Mr. PICKETT. In order to provide the water for that depth of channel, you had to build a series of dams across the river; is that right?

Colonel MOORE. That is correct.

Mr. PICKETT. This one dam No. 14 was constructed and is already in operation at a point below the sewer outlet for the city of Clinton, Iowa, which empties into the Mississippi River?

Colonel MOORE. That is correct. Mr. PICKETT. Then, it is my understanding that prior to the construction of the dam, as a part of this Federal navigation project, the city of Clinton had no sewage-disposal problem that would in anywise affect its proper discharge of that sewage into the river; is that correct?

Colonel MOORE. That is not true; sir. They did have a problem at certain river stages. The grades of the sewers are flat and at high stages the flow through those sewers was slowed or halted and solid deposits occurred which necessitated their cleaning by flushing.

Mr. PICKETT. Then the river in its natural condition prior to the construction of this dam 14 did cause the city of Clinton to have some difficulty with sewage disposal?

Colonel MOORE. That is true.

Mr. PICKETT. In your survey of this project and in your recommendations, do you find that the Federal project has enhanced the damage to the sewage disposal? Colonel MOORE. Yes; it has.

Mr. PICKETT. Does your proposal recommend full Federal responsi. bility for all of the damage done or does it just recommend compensation for that portion that is attributable to the Federal project?

Colonel MOORE. It states the damage which in our opinion is attributable to the Federal project.

Mr. PICKETT. And accepts no liability or responsibility for any damage that might have accrued as a result of the river's natural condition before the construction of the Federal dam?

Colonel MOORE. No, it does not.

Mr. PICKETT. Then, as I understand you, since the Federal project has caused an increased difficulty of sewerage disposal there it is reasonable to assume that the city of Clinton might have a proper claim against the Federal Government for that portion of the damage; is that right?

Colonel MOORE. It is not within the province of the Chief of Engineers under this resolution to make any such assumption. The resolution asks us only to determine the amount of such damage.

Mr. PICKETT. I don't want to ask any question that is not within your province to pass on—but under ordinary circumstances by proper resolution that passed the Congress, the city of Clinton might be permitted to sue the Federal Government for an estimated portion of the damage caused by the construction and operation of the Federal project?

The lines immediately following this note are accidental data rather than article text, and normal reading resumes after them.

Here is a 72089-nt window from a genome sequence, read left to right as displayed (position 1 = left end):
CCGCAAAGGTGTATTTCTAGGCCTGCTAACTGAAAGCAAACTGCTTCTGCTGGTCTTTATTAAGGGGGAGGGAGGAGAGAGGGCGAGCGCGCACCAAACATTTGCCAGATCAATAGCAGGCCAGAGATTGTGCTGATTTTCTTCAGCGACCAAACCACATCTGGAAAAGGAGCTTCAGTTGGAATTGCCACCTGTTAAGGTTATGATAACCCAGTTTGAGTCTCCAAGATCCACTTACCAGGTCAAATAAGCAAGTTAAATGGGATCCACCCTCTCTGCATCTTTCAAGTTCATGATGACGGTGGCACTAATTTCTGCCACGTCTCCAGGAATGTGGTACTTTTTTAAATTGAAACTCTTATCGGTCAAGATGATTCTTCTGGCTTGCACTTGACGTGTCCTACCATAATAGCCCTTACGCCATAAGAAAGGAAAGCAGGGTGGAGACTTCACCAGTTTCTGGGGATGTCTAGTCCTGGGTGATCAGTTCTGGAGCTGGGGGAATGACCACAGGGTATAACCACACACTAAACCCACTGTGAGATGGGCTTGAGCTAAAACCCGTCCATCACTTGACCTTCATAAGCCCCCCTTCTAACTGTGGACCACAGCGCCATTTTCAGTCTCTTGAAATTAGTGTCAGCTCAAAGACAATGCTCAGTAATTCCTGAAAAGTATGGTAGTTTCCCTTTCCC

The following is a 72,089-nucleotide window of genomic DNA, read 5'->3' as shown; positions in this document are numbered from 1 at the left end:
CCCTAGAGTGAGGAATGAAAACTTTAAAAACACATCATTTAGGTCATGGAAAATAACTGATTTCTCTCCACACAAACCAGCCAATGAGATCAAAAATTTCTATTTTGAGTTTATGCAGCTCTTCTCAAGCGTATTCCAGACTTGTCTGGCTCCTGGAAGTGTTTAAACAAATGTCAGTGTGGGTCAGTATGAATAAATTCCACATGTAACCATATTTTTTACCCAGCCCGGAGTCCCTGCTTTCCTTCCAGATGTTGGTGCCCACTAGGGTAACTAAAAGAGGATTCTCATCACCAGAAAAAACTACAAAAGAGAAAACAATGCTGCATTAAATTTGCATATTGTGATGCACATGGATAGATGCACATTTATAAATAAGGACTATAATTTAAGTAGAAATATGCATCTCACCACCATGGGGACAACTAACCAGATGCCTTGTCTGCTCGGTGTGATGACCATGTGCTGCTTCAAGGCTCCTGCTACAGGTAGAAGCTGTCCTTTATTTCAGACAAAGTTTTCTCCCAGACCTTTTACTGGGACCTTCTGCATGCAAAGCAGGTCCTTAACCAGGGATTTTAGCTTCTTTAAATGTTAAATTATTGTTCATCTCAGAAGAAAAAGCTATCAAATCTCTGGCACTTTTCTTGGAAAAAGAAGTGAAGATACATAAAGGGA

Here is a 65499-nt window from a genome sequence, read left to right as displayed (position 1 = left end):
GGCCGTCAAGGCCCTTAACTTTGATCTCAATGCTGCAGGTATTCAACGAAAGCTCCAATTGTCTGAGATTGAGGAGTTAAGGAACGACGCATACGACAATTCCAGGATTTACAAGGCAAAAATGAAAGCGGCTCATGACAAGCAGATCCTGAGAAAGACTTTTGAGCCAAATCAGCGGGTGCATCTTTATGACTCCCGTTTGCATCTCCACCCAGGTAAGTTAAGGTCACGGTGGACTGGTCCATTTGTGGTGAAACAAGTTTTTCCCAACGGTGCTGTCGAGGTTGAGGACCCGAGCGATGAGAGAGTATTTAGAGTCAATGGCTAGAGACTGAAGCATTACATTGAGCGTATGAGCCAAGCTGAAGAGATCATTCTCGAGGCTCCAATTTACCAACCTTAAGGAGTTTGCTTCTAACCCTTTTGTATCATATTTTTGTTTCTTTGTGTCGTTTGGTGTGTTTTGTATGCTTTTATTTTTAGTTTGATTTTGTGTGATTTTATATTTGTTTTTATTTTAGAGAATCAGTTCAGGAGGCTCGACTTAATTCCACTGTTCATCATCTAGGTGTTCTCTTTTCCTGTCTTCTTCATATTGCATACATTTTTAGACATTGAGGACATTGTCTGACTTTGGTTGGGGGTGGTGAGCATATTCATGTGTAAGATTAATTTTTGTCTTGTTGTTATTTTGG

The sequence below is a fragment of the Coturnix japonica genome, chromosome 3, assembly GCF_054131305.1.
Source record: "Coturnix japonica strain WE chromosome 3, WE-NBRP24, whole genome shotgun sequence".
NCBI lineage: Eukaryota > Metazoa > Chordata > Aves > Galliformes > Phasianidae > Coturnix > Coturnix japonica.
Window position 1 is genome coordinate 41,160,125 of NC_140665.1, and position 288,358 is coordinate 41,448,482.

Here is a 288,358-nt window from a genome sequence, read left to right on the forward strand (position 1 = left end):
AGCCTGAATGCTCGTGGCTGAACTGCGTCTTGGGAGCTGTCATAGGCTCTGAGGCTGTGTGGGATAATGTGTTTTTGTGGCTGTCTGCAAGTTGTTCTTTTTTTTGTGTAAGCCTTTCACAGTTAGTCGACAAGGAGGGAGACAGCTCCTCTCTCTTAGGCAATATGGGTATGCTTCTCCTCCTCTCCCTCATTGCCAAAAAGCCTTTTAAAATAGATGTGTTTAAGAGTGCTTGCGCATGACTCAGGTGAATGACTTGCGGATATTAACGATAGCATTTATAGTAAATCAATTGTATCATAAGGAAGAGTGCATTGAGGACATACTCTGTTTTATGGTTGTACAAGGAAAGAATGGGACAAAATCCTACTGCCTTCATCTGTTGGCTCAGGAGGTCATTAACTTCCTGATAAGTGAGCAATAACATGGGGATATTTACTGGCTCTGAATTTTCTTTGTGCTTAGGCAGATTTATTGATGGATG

Colonel MOORE. It might.

Mr. PICKETT. Then the recommendation here, I take it, is to compensate the city of Clinton for whatever you have estimated to be the Federal responsibility and to help it to remove the difficulties and clear the situation up so as to obviate even the desirability of the introduction of legislation that might lead to a suit between the city of Clinton and the Federal Government.

Colonel MOORE. The Chief of Engineers makes no recommendation either

way. He states the amount of the damage and recommends that if Congress chooses to compensate the city for such damage, that it be done under certain conditions of release.

Mr. PICKETT. If I understand the effect of it then, you have just investigated and reported what you determine to be the facts without recommendation of what disposition Congress might make?

Colonel MOORE. That is correct.

Mr. CUNNINGHAM. Will the gentleman from Texas yield at this point?

I notice on the back of this memorandum furnished the clerk it says that if local interests are compensated for these damages, any payments made will be contingent upon the city of Clinton furnishing an agreement satisfactory to the Secretary of the Army releasing and discharging the United States from any and all past and future claims for damages, and so forth. I believe that really takes care of the situation.